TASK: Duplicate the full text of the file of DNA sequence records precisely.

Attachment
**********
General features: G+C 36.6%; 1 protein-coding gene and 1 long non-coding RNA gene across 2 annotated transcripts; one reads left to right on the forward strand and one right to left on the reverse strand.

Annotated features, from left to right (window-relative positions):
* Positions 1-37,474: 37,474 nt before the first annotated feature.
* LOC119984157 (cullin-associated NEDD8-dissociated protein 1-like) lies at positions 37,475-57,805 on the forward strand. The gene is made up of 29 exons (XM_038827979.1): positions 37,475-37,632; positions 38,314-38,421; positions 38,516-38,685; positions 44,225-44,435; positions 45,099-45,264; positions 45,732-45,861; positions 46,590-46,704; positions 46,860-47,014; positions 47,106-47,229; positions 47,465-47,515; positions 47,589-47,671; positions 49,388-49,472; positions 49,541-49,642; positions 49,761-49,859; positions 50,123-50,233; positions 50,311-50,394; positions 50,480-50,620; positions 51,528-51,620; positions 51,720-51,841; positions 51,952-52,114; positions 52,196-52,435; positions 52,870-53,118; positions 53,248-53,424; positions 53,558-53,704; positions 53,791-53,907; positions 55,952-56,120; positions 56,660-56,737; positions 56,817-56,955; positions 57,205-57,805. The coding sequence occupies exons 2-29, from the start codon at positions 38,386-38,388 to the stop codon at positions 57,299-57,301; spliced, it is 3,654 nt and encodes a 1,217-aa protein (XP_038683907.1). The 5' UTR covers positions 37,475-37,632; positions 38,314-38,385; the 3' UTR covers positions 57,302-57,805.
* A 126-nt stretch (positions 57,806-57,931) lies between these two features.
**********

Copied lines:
General features: G+C 36.6%; 1 protein-coding gene and 1 long non-coding RNA gene across 2 annotated transcripts; one reads left to right on the forward strand and one right to left on the reverse strand.

Annotated features, from left to right (window-relative positions):
* Positions 1-37,474: 37,474 nt before the first annotated feature.
* LOC119984157 (cullin-associated NEDD8-dissociated protein 1-like) lies at positions 37,475-57,805 on the forward strand. The gene is made up of 29 exons (XM_038827979.1): positions 37,475-37,632; positions 38,314-38,421; positions 38,516-38,685; positions 44,225-44,435; positions 45,099-45,264; positions 45,732-45,861; positions 46,590-46,704; positions 46,860-47,014; positions 47,106-47,229; positions 47,465-47,515; positions 47,589-47,671; positions 49,388-49,472; positions 49,541-49,642; positions 49,761-49,859; positions 50,123-50,233; positions 50,311-50,394; positions 50,480-50,620; positions 51,528-51,620; positions 51,720-51,841; positions 51,952-52,114; positions 52,196-52,435; positions 52,870-53,118; positions 53,248-53,424; positions 53,558-53,704; positions 53,791-53,907; positions 55,952-56,120; positions 56,660-56,737; positions 56,817-56,955; positions 57,205-57,805. The coding sequence occupies exons 2-29, from the start codon at positions 38,386-38,388 to the stop codon at positions 57,299-57,301; spliced, it is 3,654 nt and encodes a 1,217-aa protein (XP_038683907.1). The 5' UTR covers positions 37,475-37,632; positions 38,314-38,385; the 3' UTR covers positions 57,302-57,805.
* A 126-nt stretch (positions 57,806-57,931) lies between these two features.